The body parts were delivered in cool boxes to the morgue, an annex to the Crime Laboratory where Eileen Holliday, no less, was tasked to reconstruct the body. It was a gruesome task, as organs and pieces of tissue were passed between her team around the necropsy slab from plastic glove to glove, somewhat akin to assembling a multi-dimensional jigsaw puzzle.
Slowly but surely a physical picture emerged as bit by bit the torso took shape and...it gradually clicked to her horror that the mutilated form was none other than Brannigan, her stalker, and... she was holding his prick!
Willoughby needed other pictures on the wall like in the best crime movies (The Usual Suspects?) but the cupboard was bare. The team briefing with his detectives dishing out orders was what he craved, the very adrenaline of the job, but there was nothing to go on.
The scrupulous search of the crime scene had yielded no clues as to the identity of the victim, no credit cards, wallet or cellphone and the ripped and mangled clothing was boring basic Walmart, no tell tales. Could the assailant have intended to keep his identity hidden, perhaps on a murder mission himself?
Willoughby stomped around the office staring at the case board, bare except for a picture of Calley looking for all the world guilty, photographed against blank concrete in the charge room and a green harvester parked in the corn.
It was a curious investigation, Willoughby had nobody to interview, other than Logan, and that had been over in 45 minutes, despite restraining Collins who was tugging at the bit eager to work over the ‘culprit’.
There being no missing people reports to pursue at this stage (Brannigan being a transient loner perhaps) the Sheriff’s focus switched to the autopsy.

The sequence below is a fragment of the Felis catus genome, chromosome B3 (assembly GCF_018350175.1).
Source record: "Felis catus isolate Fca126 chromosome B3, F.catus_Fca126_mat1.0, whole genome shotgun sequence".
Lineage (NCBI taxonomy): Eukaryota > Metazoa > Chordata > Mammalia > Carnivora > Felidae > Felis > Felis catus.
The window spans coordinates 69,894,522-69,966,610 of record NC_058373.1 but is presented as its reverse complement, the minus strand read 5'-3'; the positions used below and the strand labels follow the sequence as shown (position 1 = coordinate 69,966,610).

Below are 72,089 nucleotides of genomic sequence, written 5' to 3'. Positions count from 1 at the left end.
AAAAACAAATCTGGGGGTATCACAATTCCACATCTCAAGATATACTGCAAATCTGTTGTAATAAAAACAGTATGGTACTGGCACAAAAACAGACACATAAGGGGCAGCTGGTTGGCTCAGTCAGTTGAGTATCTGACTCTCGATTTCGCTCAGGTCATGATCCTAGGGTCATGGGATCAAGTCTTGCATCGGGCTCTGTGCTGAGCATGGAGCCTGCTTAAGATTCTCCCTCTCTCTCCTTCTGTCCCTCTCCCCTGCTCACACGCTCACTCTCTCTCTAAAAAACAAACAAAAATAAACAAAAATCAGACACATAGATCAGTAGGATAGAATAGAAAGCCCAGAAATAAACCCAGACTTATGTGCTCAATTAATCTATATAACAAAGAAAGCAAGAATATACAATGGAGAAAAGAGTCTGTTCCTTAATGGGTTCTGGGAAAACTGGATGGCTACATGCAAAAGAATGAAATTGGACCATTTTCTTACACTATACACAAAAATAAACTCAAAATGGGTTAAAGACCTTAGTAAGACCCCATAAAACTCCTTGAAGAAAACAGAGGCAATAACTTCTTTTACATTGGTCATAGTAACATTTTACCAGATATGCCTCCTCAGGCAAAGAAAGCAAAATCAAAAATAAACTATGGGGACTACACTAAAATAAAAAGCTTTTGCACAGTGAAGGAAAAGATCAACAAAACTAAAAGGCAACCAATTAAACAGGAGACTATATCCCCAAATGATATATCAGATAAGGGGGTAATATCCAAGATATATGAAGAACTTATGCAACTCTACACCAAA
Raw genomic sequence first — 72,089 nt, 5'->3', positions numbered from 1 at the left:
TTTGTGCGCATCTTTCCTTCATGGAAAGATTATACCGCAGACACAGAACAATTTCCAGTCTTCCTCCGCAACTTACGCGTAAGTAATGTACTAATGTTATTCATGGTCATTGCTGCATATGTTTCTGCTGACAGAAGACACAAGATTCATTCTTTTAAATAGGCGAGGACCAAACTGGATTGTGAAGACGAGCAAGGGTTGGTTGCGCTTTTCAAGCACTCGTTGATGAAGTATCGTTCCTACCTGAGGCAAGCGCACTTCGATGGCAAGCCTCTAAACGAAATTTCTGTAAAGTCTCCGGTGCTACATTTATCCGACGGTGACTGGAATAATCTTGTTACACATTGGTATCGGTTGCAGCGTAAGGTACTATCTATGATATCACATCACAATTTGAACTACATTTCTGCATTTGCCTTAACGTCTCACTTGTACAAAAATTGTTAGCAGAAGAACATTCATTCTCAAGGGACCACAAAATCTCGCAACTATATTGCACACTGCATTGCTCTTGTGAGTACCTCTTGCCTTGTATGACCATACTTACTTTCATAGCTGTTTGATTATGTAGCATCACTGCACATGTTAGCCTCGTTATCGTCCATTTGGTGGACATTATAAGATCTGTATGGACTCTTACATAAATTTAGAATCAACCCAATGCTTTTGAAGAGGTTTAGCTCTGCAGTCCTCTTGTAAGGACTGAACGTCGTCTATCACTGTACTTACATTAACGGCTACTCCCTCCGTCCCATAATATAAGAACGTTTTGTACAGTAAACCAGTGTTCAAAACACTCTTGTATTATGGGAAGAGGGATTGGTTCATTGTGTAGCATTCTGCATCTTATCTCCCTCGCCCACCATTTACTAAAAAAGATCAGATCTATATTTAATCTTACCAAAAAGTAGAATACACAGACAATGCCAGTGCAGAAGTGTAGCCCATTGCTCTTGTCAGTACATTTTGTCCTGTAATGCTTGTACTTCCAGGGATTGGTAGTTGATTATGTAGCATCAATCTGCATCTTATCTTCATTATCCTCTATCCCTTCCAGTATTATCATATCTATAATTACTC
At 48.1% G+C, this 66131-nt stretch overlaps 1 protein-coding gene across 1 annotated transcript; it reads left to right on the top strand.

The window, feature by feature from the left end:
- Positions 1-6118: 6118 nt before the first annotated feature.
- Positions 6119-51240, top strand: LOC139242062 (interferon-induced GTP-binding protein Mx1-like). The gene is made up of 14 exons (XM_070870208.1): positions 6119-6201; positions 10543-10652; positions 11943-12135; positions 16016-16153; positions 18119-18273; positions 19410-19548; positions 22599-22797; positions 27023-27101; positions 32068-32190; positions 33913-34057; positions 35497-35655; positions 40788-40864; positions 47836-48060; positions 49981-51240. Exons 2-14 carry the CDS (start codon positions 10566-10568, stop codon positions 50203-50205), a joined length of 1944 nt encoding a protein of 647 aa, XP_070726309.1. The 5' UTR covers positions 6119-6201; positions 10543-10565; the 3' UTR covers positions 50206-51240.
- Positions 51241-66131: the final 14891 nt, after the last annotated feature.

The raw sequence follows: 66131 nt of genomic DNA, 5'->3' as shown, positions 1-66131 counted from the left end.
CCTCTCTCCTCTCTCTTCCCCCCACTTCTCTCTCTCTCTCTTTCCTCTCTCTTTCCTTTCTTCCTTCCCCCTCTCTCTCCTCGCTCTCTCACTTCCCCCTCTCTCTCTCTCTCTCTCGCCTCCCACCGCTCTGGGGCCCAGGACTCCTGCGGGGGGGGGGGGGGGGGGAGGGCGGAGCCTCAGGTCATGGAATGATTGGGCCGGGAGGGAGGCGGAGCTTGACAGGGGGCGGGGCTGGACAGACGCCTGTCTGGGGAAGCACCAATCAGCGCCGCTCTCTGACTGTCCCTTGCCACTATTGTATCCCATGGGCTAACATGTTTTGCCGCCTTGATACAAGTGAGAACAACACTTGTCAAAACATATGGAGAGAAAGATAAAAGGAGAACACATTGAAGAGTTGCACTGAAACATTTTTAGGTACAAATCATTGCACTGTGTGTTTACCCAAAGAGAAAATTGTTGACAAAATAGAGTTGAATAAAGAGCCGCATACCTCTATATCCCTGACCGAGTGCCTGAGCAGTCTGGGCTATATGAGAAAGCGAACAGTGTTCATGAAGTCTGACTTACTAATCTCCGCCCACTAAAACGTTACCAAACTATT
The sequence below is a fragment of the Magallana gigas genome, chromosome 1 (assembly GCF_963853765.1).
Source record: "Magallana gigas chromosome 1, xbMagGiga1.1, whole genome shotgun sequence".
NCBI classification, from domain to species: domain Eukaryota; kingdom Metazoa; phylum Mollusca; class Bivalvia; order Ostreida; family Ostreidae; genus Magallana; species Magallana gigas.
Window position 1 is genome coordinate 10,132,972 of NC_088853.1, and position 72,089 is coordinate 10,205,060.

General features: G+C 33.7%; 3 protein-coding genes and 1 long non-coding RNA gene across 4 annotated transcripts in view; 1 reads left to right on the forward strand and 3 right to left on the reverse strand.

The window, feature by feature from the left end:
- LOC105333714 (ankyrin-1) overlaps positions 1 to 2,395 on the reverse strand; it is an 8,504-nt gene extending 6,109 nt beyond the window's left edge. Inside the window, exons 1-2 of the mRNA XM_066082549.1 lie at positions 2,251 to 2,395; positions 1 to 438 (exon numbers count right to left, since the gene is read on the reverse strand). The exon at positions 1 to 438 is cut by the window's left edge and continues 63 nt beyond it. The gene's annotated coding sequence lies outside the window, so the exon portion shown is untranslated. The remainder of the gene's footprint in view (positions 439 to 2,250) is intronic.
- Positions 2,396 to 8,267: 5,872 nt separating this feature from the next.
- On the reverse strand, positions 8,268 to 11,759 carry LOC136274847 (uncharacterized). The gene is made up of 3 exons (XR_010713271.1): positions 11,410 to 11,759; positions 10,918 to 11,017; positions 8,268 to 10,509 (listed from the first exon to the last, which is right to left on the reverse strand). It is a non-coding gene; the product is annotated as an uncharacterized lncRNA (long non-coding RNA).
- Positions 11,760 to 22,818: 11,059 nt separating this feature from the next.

Eileen could see herself putting down roots in this quiet corner of America with Calley as her ticket - Eileen would be Calley’s Mustang Sally and it was he that had to put his flat feet on the ground.
Calley reckoned he’d be relatively safe from arrest if he stuck to his story so he confided in no one, including Eileen.
There were other compensations: mortified by his trauma Eileen gave special womanly support beyond the normal to divert his mind from the terrible event. Calley soaked it up not believing his luck at this unexpected upside in his tricky situation.
It was quickly established that Eileen would brook no monkey business. After her boss left the Thanksgiving office party unexpectedly early, bow-legged, face etched in pain, it was reliably rumoured that she had grabbed him by the nuts in reprisal for an indecent proposal, boldly demanding respect which, give her credit, she got instead of the sack.
She met Calley, a young Burt Reynolds type, son of the Logan farming dynasty, at a harvest festival; love and sexual attraction at first sight quickly escalated into a steamy relationship, strengthened by the mutual bond of rock music and 1960’s convertibles.
Calley had said it was a man, about his age in his early 30s but couldn’t remember much else. The autopsy was going to be critical: the body was comprehensively diced into lumps of white skin and pink flesh with some of the characteristics soon identified, in particular a complete scrotum that had miraculously survived and an impressive John Thomas, flaccid but withered and bruised. Large tufts of pubic hair tangled with husks of maize, taken with the private parts suggested a white male Caucasian with ginger hair, an sign that he could have been a stud of Irish descent.
Willoughby was a dying breed, an old school cop with a conscience, who unlike his hot headed deputy, Collins, didn’t jump to conclusions. In his long service he’d put faith in securing the hard evidence, constructing a case brick by brick until there was no reasonable doubt; although he was uneasy about Calley’s account he would give him the benefit of the doubt until he had the compelling facts to nail him. Collins, disagreeing with his chief, would’ve taken a contrasting approach; given a free rein he’d have had Calley chained and thrown into the County slammer, questions asked afterwards.
It wasn’t lost on Calley that he lived in a death penalty State, although the authorities were gracious enough to offer the alternative of death by gas chamber or lethal injection. He didn’t relish spending years on death row mulling over his choice: consequently Calley made a crucial immediate decision; he’d deny all knowledge of the attacker and trust in the Lord, hang the consequences. (Not an option)